Full bloom, no matter the season

All sections of OPP Greenhouse Production 1 are equipped with a state-of-the-art control system that works to maintain homeostasis.

“There are sensors that take measurements of temperature and humidity every 10 seconds," explained intern Taylor McCoy. "Depending on the readings, shades on the roof of the greenhouse will open or close to only allow the right amount of sunlight in.”

While the shades do open and close on a pretty constant schedule, the sensors and computer automation take away the possibility of human error that could negatively affect the plants. Plants are also watered automatically through piping; an automatic timer hydrates the plants as scheduled. The newest greenhouse also features a walk-in refrigerator, where the crew can store plant material in preparation for planting.  

Different plants in the greenhouses are also partitioned off and clearly labeled, with different fertilizers used depending on the needs of the particular plant species. Flowers are also clearly labeled to prevent them from going to the wrong customer or the wrong place on campus.

Currently, the telecommunications crew is working on installing a wireless connection into OPP Greenhouse Production 1 in order to streamline the process of taking inventory. With a wireless connection, a crew member would be able to walk around with their laptop computer, survey the collection, and catalog everything that is in the greenhouse.

It’s a bug-eat-bug world

Recently, the crew has also started using a new method to protect the plants from pests and diseases. Instead of using pesticides, they now use natural pest predators to fight off insects that would normally prey on the plants in the greenhouse. The project was made possible by a Reinvention Fund grant awarded by Penn State’s Sustainability Institute to researchers on campus, who tested the new method in the Tower Road greenhouses at OPP. When the crew realized how well the new method worked, they continued to stay away from pesticides and have now been using the natural pest predators for two years.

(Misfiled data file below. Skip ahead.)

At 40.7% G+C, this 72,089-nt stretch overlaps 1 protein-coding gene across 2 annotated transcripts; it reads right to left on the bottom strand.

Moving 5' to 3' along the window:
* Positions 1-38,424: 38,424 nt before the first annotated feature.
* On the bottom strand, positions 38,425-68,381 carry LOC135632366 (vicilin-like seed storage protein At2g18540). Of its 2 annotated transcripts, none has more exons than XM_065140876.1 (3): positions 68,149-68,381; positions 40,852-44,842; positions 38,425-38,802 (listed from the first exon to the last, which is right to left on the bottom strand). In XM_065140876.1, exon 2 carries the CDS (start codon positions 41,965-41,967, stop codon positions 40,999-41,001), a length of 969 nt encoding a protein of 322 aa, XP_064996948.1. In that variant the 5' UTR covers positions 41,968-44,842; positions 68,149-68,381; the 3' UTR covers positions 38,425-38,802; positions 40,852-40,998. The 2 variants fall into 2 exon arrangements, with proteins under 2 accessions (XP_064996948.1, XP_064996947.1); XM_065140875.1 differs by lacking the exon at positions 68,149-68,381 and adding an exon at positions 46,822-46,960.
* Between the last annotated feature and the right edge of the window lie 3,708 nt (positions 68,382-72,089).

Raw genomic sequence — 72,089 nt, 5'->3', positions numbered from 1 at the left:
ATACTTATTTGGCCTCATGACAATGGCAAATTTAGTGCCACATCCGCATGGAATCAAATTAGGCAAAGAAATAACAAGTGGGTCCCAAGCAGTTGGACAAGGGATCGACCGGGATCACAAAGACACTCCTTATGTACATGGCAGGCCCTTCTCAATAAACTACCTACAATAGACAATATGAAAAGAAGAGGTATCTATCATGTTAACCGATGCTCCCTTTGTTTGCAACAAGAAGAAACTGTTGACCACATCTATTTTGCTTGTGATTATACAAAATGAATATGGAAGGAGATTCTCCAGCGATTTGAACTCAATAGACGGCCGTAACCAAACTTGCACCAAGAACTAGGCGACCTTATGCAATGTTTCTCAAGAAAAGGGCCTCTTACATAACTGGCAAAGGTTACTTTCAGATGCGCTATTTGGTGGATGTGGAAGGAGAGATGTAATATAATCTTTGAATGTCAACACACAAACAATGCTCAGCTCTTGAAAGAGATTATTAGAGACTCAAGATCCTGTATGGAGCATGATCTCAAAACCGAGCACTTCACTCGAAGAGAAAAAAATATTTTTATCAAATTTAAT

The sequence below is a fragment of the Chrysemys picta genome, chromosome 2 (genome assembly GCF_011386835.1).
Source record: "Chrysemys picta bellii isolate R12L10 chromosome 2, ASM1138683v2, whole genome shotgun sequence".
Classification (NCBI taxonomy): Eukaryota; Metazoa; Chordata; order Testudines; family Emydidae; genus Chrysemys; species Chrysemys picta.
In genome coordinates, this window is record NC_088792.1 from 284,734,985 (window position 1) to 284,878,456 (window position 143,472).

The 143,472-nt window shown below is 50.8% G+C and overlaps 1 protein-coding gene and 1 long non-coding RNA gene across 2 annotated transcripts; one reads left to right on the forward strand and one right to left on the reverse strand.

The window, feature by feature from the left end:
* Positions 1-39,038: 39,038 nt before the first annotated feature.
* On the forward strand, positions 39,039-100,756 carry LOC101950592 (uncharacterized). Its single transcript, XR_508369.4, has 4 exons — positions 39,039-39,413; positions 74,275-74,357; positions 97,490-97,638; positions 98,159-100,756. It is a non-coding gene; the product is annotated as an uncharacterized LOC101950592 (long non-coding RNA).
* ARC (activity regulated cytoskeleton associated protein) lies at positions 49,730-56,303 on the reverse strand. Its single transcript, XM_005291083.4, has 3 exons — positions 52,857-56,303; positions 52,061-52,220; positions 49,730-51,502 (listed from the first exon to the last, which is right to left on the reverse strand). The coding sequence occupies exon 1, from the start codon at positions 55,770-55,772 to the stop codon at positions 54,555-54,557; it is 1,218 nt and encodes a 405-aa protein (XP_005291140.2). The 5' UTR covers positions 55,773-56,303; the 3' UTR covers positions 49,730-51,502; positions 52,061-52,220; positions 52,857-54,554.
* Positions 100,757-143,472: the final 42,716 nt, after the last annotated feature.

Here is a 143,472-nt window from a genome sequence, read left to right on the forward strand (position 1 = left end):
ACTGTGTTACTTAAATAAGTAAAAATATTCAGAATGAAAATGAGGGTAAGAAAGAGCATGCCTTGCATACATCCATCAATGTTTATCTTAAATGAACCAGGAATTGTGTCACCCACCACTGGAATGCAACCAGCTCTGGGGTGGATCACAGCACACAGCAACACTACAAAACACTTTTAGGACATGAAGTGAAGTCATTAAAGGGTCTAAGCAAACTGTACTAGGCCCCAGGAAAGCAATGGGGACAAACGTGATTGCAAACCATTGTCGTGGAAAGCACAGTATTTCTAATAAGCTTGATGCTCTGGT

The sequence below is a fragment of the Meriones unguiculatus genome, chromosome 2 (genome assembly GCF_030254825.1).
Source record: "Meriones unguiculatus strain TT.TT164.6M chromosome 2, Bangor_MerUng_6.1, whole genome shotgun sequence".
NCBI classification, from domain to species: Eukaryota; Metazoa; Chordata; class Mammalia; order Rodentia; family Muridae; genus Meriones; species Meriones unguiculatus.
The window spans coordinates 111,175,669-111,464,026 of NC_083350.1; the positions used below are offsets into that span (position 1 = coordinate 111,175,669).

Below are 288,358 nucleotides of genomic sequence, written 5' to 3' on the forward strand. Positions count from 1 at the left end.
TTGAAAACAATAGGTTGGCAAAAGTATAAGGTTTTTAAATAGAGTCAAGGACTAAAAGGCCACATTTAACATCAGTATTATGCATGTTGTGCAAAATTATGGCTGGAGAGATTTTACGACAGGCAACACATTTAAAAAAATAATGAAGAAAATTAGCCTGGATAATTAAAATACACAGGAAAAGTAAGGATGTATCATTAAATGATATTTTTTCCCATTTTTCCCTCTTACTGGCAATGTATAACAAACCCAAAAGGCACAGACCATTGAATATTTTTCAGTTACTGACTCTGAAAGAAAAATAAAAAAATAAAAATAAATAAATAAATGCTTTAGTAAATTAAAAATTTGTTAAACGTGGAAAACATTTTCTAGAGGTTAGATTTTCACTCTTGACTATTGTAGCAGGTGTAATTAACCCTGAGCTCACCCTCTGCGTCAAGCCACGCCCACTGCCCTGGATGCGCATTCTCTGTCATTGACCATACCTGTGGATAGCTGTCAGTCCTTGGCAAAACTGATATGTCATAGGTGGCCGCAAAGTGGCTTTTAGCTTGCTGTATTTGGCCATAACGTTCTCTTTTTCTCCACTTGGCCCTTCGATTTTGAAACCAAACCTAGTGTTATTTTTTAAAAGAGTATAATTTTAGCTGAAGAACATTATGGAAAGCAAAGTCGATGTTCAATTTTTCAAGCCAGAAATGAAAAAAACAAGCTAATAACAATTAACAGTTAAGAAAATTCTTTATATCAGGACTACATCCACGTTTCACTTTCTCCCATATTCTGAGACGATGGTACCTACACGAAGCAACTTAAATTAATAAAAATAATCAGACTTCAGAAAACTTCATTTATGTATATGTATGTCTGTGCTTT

“It’s a huge increase in safety for the crew and it’s much better for the environment,” Dice said.

Since the greenhouses open up to the outside environment quite often, there is a free-flow of insects always coming in and out. Despite this, the new chemical-free method has worked well and has kept all of the plant life free of harmful insects.

This new procedure complements the University Park Integrated Pest Management Program (IPM), which addresses indoor pests. In October 2015, OPP adopted the program in an effort to both protect University employees and to also more effectively rid campus buildings of unwanted insects and animals. The implementation of these practices at the Tower Road greenhouses creates healthier indoor air quality and supports Penn State’s sustainability goals.

Planting for the future

In recent years, OPP’s grounds maintenance crew has made significant strides toward becoming more efficient and sustainable. The crew continues to look to the future, and they hope to expand their operation even more.

"Penn State has invested a lot in its landscaping, and it shows right here," said Dice. "At one time, we lived in the mud and we had one little greenhouse. In most operations, particularly in horticulture, it’s often a sweat-equity operation — you do the best with what you have. It’s hard to believe we’ve gotten this advanced from where we started.”